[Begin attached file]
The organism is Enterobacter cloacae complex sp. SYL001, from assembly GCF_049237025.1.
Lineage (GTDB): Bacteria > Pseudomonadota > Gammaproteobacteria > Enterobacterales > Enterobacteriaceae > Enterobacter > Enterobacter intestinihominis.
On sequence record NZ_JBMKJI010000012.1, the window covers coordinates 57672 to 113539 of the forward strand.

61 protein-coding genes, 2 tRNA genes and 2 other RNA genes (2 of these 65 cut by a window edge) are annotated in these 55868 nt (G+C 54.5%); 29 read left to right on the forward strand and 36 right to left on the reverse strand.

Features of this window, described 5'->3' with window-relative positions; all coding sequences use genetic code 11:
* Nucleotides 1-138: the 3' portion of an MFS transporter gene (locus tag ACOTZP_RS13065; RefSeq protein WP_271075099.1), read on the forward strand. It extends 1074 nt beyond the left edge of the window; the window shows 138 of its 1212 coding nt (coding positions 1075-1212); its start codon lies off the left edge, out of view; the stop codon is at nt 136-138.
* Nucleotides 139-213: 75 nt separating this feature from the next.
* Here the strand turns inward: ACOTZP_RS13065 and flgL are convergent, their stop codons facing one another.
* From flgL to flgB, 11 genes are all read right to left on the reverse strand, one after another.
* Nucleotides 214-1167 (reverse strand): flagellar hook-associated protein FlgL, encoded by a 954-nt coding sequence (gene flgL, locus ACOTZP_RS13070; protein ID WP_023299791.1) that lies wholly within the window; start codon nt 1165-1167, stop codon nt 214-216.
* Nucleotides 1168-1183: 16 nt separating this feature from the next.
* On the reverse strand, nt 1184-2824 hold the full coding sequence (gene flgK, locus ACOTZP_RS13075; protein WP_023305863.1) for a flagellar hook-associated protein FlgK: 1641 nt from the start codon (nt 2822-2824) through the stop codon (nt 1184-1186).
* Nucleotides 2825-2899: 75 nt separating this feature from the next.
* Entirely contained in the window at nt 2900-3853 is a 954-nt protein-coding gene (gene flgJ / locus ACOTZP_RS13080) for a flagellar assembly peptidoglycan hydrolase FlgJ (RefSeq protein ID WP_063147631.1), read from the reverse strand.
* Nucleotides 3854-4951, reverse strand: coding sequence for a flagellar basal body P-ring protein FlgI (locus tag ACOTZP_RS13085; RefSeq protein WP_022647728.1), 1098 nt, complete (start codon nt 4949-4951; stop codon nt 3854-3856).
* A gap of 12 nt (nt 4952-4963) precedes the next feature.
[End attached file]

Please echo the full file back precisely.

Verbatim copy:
The organism is Enterobacter cloacae complex sp. SYL001, from assembly GCF_049237025.1.
Lineage (GTDB): Bacteria > Pseudomonadota > Gammaproteobacteria > Enterobacterales > Enterobacteriaceae > Enterobacter > Enterobacter intestinihominis.
On sequence record NZ_JBMKJI010000012.1, the window covers coordinates 57672 to 113539 of the forward strand.

61 protein-coding genes, 2 tRNA genes and 2 other RNA genes (2 of these 65 cut by a window edge) are annotated in these 55868 nt (G+C 54.5%); 29 read left to right on the forward strand and 36 right to left on the reverse strand.

Features of this window, described 5'->3' with window-relative positions; all coding sequences use genetic code 11:
* Nucleotides 1-138: the 3' portion of an MFS transporter gene (locus tag ACOTZP_RS13065; RefSeq protein WP_271075099.1), read on the forward strand. It extends 1074 nt beyond the left edge of the window; the window shows 138 of its 1212 coding nt (coding positions 1075-1212); its start codon lies off the left edge, out of view; the stop codon is at nt 136-138.
* Nucleotides 139-213: 75 nt separating this feature from the next.
* Here the strand turns inward: ACOTZP_RS13065 and flgL are convergent, their stop codons facing one another.
* From flgL to flgB, 11 genes are all read right to left on the reverse strand, one after another.
* Nucleotides 214-1167 (reverse strand): flagellar hook-associated protein FlgL, encoded by a 954-nt coding sequence (gene flgL, locus ACOTZP_RS13070; protein ID WP_023299791.1) that lies wholly within the window; start codon nt 1165-1167, stop codon nt 214-216.
* Nucleotides 1168-1183: 16 nt separating this feature from the next.
* On the reverse strand, nt 1184-2824 hold the full coding sequence (gene flgK, locus ACOTZP_RS13075; protein WP_023305863.1) for a flagellar hook-associated protein FlgK: 1641 nt from the start codon (nt 2822-2824) through the stop codon (nt 1184-1186).
* Nucleotides 2825-2899: 75 nt separating this feature from the next.
* Entirely contained in the window at nt 2900-3853 is a 954-nt protein-coding gene (gene flgJ / locus ACOTZP_RS13080) for a flagellar assembly peptidoglycan hydrolase FlgJ (RefSeq protein ID WP_063147631.1), read from the reverse strand.
* Nucleotides 3854-4951, reverse strand: coding sequence for a flagellar basal body P-ring protein FlgI (locus tag ACOTZP_RS13085; RefSeq protein WP_022647728.1), 1098 nt, complete (start codon nt 4949-4951; stop codon nt 3854-3856).
* A gap of 12 nt (nt 4952-4963) precedes the next feature.